Monday, October 22, 2007

Oct. 21 Sermon: Overhearing Prayers

This sermon was an adaptation of one my dad preached a couple years ago. It fit with the theme we're on lately--"Prayer Life of a Christian." Thanks for the help, dad.

LUKE 18:9-14

My grand-father was a self-educated Pentecostal preacher on the weekends and a skilled carpenter throughout the week. Consequently, my father has told me that my grandfather’s nighttimes were often devoted to bible study and sermon preparation, as well as prayer. As a young boy, my father’s bedroom was the converted utility room right off the kitchen, and he often overheard his father’s prayers. Though my grandfather died almost twenty-five years ago, my father still cherishes the memory of those overheard prayers, because many of those prayers were for him!
You can tell a lot about people by listening to how they pray. Praying is absolutely vital to the church. Prayers are vital for the spiritual well-being of the Christian. This is one reason we are creating a prayer chapel off the sanctuary in this room to the right. It will be a visible and practical encouragement to this faith community to make prayer a discipline. We read in the letter of James that “the prayer of a righteous person availeth much.” (James 5:16)
But perhaps, as we see in the parable, we do not intuit what righteousness truly is! Prayer gets to the heart of the relationship between God and us. Is prayer knowing all the right words to say? Sometimes, not knowing the right words to say communicates more effectively the depth of the experience of a relationship than being an articulate word-smith.
Sometimes, if we cannot find the words, we may turn to the beautiful resources in our hymnal and book of worship and resonate with the spirit led words of others. Other times, if we turn simply to what writer Anne Lamott calls the only two prayers: “Thank you, Thank you, Thank you,” and “Help me, Help me, Help me!” God will respond to us, indeed!
Jesus also believed in the vitality of prayer, but he also sought to expose the futility of trusting in your self alone. He did so by telling the parable you heard this morning.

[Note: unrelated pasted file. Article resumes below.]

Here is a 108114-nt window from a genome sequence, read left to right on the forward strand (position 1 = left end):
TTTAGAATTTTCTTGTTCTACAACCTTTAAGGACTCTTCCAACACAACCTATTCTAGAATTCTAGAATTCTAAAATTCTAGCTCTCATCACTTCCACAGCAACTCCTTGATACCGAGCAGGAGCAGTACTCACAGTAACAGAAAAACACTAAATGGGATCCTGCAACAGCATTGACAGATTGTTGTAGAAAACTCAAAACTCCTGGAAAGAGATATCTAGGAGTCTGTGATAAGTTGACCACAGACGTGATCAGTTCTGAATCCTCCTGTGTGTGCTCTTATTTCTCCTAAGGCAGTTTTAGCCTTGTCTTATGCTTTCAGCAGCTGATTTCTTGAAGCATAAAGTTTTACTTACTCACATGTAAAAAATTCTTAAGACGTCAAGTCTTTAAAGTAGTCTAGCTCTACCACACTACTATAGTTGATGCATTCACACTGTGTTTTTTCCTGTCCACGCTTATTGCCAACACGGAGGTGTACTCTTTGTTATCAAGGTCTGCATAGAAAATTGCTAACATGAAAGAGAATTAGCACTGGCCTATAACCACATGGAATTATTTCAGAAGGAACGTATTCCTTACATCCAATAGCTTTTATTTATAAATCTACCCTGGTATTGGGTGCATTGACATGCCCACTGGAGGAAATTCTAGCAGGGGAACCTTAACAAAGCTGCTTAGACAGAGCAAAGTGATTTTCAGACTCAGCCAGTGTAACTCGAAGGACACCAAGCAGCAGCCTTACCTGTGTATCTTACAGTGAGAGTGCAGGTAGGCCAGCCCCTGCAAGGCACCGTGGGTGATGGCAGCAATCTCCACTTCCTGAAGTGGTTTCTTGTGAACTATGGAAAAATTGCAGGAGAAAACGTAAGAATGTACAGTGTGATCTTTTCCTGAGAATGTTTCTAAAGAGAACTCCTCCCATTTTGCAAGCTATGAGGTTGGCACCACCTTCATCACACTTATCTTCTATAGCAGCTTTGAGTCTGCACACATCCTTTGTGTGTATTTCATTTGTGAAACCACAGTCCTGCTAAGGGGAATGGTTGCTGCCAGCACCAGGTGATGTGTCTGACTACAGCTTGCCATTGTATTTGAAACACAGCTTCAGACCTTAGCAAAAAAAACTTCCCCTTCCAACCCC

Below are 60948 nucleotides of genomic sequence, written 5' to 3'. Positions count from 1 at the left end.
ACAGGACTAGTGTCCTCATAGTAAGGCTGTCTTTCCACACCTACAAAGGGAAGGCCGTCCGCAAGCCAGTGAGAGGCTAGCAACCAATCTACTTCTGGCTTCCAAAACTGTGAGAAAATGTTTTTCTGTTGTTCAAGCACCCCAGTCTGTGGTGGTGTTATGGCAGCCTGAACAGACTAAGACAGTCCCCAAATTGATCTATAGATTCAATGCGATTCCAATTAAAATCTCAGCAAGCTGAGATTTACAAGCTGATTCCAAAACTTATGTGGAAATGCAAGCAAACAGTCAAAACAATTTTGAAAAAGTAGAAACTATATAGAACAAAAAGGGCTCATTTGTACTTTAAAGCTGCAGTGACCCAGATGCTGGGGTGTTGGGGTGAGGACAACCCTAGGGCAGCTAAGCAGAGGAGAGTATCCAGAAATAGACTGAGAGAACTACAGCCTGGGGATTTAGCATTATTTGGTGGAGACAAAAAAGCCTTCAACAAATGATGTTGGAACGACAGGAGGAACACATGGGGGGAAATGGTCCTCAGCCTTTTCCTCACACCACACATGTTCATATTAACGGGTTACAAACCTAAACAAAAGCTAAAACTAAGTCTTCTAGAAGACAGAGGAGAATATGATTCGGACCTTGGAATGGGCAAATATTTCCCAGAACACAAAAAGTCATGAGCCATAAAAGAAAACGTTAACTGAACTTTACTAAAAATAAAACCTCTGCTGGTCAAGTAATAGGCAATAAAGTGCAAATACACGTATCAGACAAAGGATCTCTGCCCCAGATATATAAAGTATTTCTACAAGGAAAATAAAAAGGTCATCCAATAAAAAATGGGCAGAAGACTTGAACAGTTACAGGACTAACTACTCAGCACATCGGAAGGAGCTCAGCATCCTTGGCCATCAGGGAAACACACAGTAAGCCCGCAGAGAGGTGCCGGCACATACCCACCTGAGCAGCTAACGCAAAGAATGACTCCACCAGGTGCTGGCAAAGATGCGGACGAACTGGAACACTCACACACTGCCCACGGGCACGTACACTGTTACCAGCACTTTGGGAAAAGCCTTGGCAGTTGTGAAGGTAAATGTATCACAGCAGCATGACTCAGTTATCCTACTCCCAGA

Let’s review something very important about parables. By their very nature, parables draw the listener into the story, and, before you know it, we (the listeners) are involved like one of the characters actually in the story! In a parable, one states a truth but disguises it so that the meaning is not quickly and immediately obvious. Its meaning is to be deduced, and when you finally do get the “point,” you might even have a great “ah-haa” experience.
In telling a parable, you change the scene to throw the listener off a bit until you can insert your needle without the listener knowing it has been inserted. John Killenger has called such practice, “literary Novocain.” If you tried to get in your point without the “parable-Novocain” your “patient” would run a way and your point is then rendered useless. Likewise, if you brought up your subject directly, it could easily fall flat.
The parable Jesus tells about he Pharisee and the tax collector who prayed is a perfect example. The problem is, in the many years that have passed since Jesus first told this parable to his first listeners, the two characters in the story have virtually changed places, and we’re in danger of losing the “ah-haa” that I believe Jesus intended.
In our day, it’s easy to not despise the tax collector and instead, despise the Pharisee! Fred Craddock has rightly said, “Popular caricatures present the Pharisee as a hollow hypocrite and the tax collector or publican as generous Joe, the Bartender or Goldie, the hooker, both whom we might admire for the rejection of religion!” (Interpretation, Fred Craddock: John Knox Press-1990, pg.211).
But, you can be certain that this is not the way Jesus’ original hearers first reacted. To them, the Pharisee was a true pillar of society, the kind of material respectable communities desire. In fact, if the Nominations Committee of First Church, Palestine was meeting to gather names for submitting to the Charge Conference for election to the Church Board, you can rest assured this Pharisee’s name would be at the top of the list! If the Evangelism Committee was seeking to respond with hospitality to newcomers who had visited the church, you’d be safe to assume this Pharisee would be one of the most sought after.